The Matte World team formed to provide realistic matte-painting effects for film and television. In 1992, the company was renamed Matte World Digital, reflecting the new technological tools available to matte painters. Since then, MWD has created digital-matte environments for films directed by (among others) Martin Scorsese, Francis Ford Coppola, James Cameron, and David Fincher.
After working on shots for more than 100 films, Matte World Digital closed its shop in August, 2012.
MWD was the first visual-effects company to apply radiosity rendering to film in Martin Scorsese's Casino (1995). Recreating the 1970s-era Las Vegas strip was made possible by simulating the indirect bounce-light effect of millions of neon lights. Radiosity rendering allowed for the first true simulation of bounce-light in a computer-generated environment.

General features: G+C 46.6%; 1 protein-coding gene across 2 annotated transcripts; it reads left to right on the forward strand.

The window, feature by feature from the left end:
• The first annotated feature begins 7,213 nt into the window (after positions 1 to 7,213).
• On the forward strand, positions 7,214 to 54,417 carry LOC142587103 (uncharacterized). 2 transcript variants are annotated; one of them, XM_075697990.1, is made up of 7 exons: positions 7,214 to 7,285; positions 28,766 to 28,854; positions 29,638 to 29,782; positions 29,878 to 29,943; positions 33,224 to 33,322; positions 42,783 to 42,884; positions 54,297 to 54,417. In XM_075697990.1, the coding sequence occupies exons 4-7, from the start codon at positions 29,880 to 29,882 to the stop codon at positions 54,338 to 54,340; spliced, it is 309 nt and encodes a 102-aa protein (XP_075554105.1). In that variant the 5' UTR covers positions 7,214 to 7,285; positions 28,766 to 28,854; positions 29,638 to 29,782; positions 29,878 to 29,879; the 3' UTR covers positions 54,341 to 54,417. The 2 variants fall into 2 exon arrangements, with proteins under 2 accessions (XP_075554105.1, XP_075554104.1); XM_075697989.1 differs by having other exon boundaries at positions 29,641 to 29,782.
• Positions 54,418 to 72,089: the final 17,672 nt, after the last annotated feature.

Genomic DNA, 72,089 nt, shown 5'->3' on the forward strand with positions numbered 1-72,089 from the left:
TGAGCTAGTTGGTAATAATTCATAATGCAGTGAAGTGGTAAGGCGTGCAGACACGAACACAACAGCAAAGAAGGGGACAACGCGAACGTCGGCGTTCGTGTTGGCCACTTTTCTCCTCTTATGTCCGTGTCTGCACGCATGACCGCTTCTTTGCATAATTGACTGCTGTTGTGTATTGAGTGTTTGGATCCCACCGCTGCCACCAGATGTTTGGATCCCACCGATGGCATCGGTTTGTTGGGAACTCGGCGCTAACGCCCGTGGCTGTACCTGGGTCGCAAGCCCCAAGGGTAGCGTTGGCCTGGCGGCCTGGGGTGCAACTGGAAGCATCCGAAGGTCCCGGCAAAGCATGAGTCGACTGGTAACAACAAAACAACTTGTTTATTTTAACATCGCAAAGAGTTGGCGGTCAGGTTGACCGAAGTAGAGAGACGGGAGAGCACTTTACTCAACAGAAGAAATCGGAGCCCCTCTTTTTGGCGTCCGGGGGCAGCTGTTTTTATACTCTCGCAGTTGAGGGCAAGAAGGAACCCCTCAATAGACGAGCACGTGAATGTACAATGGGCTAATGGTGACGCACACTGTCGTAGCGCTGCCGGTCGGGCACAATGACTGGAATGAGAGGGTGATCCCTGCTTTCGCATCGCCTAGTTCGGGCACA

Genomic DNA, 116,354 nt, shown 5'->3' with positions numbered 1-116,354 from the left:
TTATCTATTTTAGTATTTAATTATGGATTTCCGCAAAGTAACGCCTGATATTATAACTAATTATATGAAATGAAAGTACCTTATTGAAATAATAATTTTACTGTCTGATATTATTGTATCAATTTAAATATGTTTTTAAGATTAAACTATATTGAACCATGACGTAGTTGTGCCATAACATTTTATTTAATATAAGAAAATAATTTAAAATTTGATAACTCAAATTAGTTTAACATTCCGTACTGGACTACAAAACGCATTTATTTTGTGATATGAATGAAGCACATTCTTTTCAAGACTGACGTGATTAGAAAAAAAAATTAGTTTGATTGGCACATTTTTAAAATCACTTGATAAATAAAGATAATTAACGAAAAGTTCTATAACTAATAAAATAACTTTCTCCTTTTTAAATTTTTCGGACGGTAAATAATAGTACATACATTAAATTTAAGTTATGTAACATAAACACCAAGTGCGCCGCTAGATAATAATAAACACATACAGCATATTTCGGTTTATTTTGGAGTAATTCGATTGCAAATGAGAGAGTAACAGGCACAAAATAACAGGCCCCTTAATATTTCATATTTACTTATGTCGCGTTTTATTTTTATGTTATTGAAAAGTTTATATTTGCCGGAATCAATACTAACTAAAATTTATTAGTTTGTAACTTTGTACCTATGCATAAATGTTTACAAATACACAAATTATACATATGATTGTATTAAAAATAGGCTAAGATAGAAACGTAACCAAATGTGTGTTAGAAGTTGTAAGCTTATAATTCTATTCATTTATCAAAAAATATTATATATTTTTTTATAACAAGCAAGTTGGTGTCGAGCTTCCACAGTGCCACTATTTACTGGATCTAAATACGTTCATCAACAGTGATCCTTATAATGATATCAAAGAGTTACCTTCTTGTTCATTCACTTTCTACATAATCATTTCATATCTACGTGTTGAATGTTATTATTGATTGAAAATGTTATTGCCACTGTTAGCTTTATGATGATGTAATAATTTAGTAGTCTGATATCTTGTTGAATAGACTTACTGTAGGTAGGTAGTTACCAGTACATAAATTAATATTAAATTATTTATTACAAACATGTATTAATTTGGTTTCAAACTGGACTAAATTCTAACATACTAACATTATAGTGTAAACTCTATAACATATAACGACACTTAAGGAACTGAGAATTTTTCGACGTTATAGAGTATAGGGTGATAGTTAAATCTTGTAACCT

For David Fincher's The Curious Case of Benjamin Button, one of MWD's challenges was to create 29 digital matte paintings of a New Orleans train station and its various looks throughout time: new, run-down, and remodeled. To accomplish all these scenes from one 3D model, the company used Next Limit's Maxwell rendering software--an architectural visualization tool--revamping the software to accurately mimic real-world lighting.
When Fincher requested a low-altitude helicopter shot over Paris, Barron took digital reference photos from a helicopter flying over the city at a higher altitude (as required since 9/11). Then the team at MWD used a flight simulator to determine aerial views at a lower height. Once the height and angles were worked out on the simulator and approved by Fincher, a high-resolution CG model was built for a completely computer-generated flight shot.